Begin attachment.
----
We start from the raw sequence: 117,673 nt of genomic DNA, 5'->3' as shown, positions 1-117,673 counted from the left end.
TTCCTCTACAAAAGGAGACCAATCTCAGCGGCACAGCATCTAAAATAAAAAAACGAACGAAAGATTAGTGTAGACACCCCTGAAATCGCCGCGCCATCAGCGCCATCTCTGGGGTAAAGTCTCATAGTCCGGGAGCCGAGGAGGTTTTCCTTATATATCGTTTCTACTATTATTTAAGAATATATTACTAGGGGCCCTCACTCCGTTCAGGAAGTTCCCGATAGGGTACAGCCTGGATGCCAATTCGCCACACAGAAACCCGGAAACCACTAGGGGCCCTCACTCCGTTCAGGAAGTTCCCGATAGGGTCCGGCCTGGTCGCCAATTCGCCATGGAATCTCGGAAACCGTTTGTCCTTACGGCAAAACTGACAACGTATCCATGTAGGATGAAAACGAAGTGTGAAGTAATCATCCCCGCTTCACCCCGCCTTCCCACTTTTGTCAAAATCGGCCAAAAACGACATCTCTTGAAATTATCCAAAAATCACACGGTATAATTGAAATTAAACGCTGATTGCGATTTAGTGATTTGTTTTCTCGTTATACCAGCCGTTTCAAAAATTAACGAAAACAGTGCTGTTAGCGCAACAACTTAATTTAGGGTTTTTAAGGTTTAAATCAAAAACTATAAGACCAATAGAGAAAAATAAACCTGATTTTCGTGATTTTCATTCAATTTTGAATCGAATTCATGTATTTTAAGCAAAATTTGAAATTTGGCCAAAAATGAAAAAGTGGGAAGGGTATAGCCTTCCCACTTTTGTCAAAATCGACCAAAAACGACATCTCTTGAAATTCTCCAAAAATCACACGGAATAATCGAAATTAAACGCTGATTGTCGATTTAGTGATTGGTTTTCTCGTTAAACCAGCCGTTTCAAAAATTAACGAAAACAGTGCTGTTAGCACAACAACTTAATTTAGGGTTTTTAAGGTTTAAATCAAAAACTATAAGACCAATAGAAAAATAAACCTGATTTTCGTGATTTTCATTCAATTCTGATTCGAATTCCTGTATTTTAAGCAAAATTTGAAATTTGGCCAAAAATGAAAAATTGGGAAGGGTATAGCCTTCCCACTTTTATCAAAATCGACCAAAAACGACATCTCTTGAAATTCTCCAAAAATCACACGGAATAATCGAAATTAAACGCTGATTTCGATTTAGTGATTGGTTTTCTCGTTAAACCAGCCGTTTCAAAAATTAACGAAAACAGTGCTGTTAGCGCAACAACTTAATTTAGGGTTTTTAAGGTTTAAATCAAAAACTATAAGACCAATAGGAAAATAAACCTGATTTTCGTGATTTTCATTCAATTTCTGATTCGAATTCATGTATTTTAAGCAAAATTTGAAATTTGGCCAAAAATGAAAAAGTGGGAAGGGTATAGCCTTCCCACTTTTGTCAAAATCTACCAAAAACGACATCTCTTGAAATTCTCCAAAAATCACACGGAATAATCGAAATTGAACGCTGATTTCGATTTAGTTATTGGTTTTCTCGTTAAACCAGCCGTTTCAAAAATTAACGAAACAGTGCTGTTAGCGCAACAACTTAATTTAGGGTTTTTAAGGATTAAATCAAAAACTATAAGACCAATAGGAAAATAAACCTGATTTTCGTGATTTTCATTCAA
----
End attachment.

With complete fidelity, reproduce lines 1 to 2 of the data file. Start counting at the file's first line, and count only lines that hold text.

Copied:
We start from the raw sequence: 117,673 nt of genomic DNA, 5'->3' as shown, positions 1-117,673 counted from the left end.
TTCCTCTACAAAAGGAGACCAATCTCAGCGGCACAGCATCTAAAATAAAAAAACGAACGAAAGATTAGTGTAGACACCCCTGAAATCGCCGCGCCATCAGCGCCATCTCTGGGGTAAAGTCTCATAGTCCGGGAGCCGAGGAGGTTTTCCTTATATATCGTTTCTACTATTATTTAAGAATATATTACTAGGGGCCCTCACTCCGTTCAGGAAGTTCCCGATAGGGTACAGCCTGGATGCCAATTCGCCACACAGAAACCCGGAAACCACTAGGGGCCCTCACTCCGTTCAGGAAGTTCCCGATAGGGTCCGGCCTGGTCGCCAATTCGCCATGGAATCTCGGAAACCGTTTGTCCTTACGGCAAAACTGACAACGTATCCATGTAGGATGAAAACGAAGTGTGAAGTAATCATCCCCGCTTCACCCCGCCTTCCCACTTTTGTCAAAATCGGCCAAAAACGACATCTCTTGAAATTATCCAAAAATCACACGGTATAATTGAAATTAAACGCTGATTGCGATTTAGTGATTTGTTTTCTCGTTATACCAGCCGTTTCAAAAATTAACGAAAACAGTGCTGTTAGCGCAACAACTTAATTTAGGGTTTTTAAGGTTTAAATCAAAAACTATAAGACCAATAGAGAAAAATAAACCTGATTTTCGTGATTTTCATTCAATTTTGAATCGAATTCATGTATTTTAAGCAAAATTTGAAATTTGGCCAAAAATGAAAAAGTGGGAAGGGTATAGCCTTCCCACTTTTGTCAAAATCGACCAAAAACGACATCTCTTGAAATTCTCCAAAAATCACACGGAATAATCGAAATTAAACGCTGATTGTCGATTTAGTGATTGGTTTTCTCGTTAAACCAGCCGTTTCAAAAATTAACGAAAACAGTGCTGTTAGCACAACAACTTAATTTAGGGTTTTTAAGGTTTAAATCAAAAACTATAAGACCAATAGAAAAATAAACCTGATTTTCGTGATTTTCATTCAATTCTGATTCGAATTCCTGTATTTTAAGCAAAATTTGAAATTTGGCCAAAAATGAAAAATTGGGAAGGGTATAGCCTTCCCACTTTTATCAAAATCGACCAAAAACGACATCTCTTGAAATTCTCCAAAAATCACACGGAATAATCGAAATTAAACGCTGATTTCGATTTAGTGATTGGTTTTCTCGTTAAACCAGCCGTTTCAAAAATTAACGAAAACAGTGCTGTTAGCGCAACAACTTAATTTAGGGTTTTTAAGGTTTAAATCAAAAACTATAAGACCAATAGGAAAATAAACCTGATTTTCGTGATTTTCATTCAATTTCTGATTCGAATTCATGTATTTTAAGCAAAATTTGAAATTTGGCCAAAAATGAAAAAGTGGGAAGGGTATAGCCTTCCCACTTTTGTCAAAATCTACCAAAAACGACATCTCTTGAAATTCTCCAAAAATCACACGGAATAATCGAAATTGAACGCTGATTTCGATTTAGTTATTGGTTTTCTCGTTAAACCAGCCGTTTCAAAAATTAACGAAACAGTGCTGTTAGCGCAACAACTTAATTTAGGGTTTTTAAGGATTAAATCAAAAACTATAAGACCAATAGGAAAATAAACCTGATTTTCGTGATTTTCATTCAA